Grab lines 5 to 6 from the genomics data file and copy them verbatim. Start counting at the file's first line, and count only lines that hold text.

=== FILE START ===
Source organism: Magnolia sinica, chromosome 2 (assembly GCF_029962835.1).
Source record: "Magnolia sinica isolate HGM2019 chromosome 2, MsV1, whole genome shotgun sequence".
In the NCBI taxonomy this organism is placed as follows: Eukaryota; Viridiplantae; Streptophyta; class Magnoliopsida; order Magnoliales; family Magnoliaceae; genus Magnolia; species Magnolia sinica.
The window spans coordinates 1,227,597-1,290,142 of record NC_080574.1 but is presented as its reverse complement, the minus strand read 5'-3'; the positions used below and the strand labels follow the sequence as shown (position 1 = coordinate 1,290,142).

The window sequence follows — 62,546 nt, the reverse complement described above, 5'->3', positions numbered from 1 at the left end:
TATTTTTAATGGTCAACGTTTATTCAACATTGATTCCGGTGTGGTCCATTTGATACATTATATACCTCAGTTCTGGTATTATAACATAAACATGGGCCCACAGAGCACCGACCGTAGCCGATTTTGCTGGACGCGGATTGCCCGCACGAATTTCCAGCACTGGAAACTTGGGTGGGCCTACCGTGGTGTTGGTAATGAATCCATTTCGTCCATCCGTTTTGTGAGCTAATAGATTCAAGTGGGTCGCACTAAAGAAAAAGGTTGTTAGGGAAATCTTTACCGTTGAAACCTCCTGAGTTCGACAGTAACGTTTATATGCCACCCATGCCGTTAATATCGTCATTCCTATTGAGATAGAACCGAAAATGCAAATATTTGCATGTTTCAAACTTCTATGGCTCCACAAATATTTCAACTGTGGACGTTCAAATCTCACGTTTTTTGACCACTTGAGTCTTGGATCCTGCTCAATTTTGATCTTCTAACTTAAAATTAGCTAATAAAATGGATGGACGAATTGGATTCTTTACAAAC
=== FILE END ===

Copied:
The window sequence follows — 62,546 nt, the reverse complement described above, 5'->3', positions numbered from 1 at the left end:
TATTTTTAATGGTCAACGTTTATTCAACATTGATTCCGGTGTGGTCCATTTGATACATTATATACCTCAGTTCTGGTATTATAACATAAACATGGGCCCACAGAGCACCGACCGTAGCCGATTTTGCTGGACGCGGATTGCCCGCACGAATTTCCAGCACTGGAAACTTGGGTGGGCCTACCGTGGTGTTGGTAATGAATCCATTTCGTCCATCCGTTTTGTGAGCTAATAGATTCAAGTGGGTCGCACTAAAGAAAAAGGTTGTTAGGGAAATCTTTACCGTTGAAACCTCCTGAGTTCGACAGTAACGTTTATATGCCACCCATGCCGTTAATATCGTCATTCCTATTGAGATAGAACCGAAAATGCAAATATTTGCATGTTTCAAACTTCTATGGCTCCACAAATATTTCAACTGTGGACGTTCAAATCTCACGTTTTTTGACCACTTGAGTCTTGGATCCTGCTCAATTTTGATCTTCTAACTTAAAATTAGCTAATAAAATGGATGGACGAATTGGATTCTTTACAAAC